Python List Copy: The Complete Guide

Copying a list in Python is quite simple. Python provides a copy() method that can help copy a list.

Python list copy

Python list copy() is a built-in function that returns a shallow copy of the list. The copy() method is used to copy all the items from one list to another. The List Copy() function does not change the original list is unchanged when the new list is modified.

Python3 introduced a new method in Python lists called copy(), and it does exactly what you think it does. It copies the list into another list.

One thing to remember is that it is not available in Python2. The copy() method takes around 1.488 seconds to complete.

Syntax

The syntax of the Python List Copy() method is the following.

newList = list.copy()

You have to provide the source list to copy the elements of that list.

Example

# app.py

targaryens = ['Aegon', 'Daenerys', 'Aemon', 'Aeris', 'Rhaegar', 'Viserys']
clonedList = targaryens.copy()
print(clonedList)

See the output.

Python List Copy Example

The copy() function returns a list. However, it doesn’t modify the original list.

Copying and Modify the List

Let’s copy a list and then modify that list.

# app.py

targaryens = ['Aegon', 'Daenerys', 'Aemon', 'Aeris', 'Rhaegar', 'Viserys']
clonedList = targaryens.copy()
print(clonedList)
print(targaryens)
targaryens.append('Daemon')
print('---After modified---')
print(targaryens)
print(clonedList)

In the above code, we first cloned the list, then modified the source list, which is targaryens. Then again, we have printed both lists.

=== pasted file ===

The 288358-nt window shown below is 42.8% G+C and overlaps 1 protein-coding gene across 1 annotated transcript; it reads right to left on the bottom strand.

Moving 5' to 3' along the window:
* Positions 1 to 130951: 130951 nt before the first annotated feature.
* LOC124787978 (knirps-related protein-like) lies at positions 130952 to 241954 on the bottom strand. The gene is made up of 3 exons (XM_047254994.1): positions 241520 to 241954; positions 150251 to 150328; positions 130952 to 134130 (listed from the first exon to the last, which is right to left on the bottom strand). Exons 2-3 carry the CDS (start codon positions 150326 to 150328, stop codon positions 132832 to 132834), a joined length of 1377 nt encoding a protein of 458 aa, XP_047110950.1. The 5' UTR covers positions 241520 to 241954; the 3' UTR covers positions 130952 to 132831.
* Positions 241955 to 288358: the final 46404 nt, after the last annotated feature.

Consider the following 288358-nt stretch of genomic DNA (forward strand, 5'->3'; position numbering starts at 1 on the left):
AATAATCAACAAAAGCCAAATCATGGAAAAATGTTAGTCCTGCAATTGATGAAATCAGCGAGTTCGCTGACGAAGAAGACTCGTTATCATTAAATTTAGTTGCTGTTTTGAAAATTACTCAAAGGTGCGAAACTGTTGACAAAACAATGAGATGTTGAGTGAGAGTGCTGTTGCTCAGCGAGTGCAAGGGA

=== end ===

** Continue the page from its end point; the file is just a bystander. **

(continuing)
See the output.

Copy and Modify List

You can see that an old list remains unchanged even when a new list is modified.

Shallow Copy of a List Using Slicing

If you do not know what a Python list slice is, check out Python Slice Notation.

Python slice() method is considered when we want to modify the list and also keep the copy of an original.

In this scenario, we copy the list and the reference. This process is also called cloning. The technique takes about 0.039 seconds and is the fastest technique.

# app.py

targaryens = ['Aegon', 'Daenerys', 'Aemon', 'Aeris', 'Rhaegar', 'Viserys']
sliceCopy = targaryens[:]
print(sliceCopy)

See the output.

Shallow Copy of a List Using Slicing

Using the extend() method

The lists can be copied into a new list using the extend() function. The extend() method appends each element of the iterable object (e.g., another list) to the end of the new list. The extend() method takes around 0.053 seconds to complete.

# app.py

targaryens = ['Aegon', 'Daenerys', 'Aemon', 'Aeris', 'Rhaegar', 'Viserys']

def Cloning(list): 
    copy = [] 
    copy.extend(list) 
    return copy 

extendedCopy = Cloning(targaryens) 
print("Original List:", targaryens) 
print("After Cloning:", extendedCopy)

See the output.

How To Clone Or Copy A List

Using list comprehension

The method of list comprehension can be used to copy all the items individually from one list to another. It takes around 0.217 seconds to complete.

# app.py

def Cloning(list):
  compreList = [i for i in list]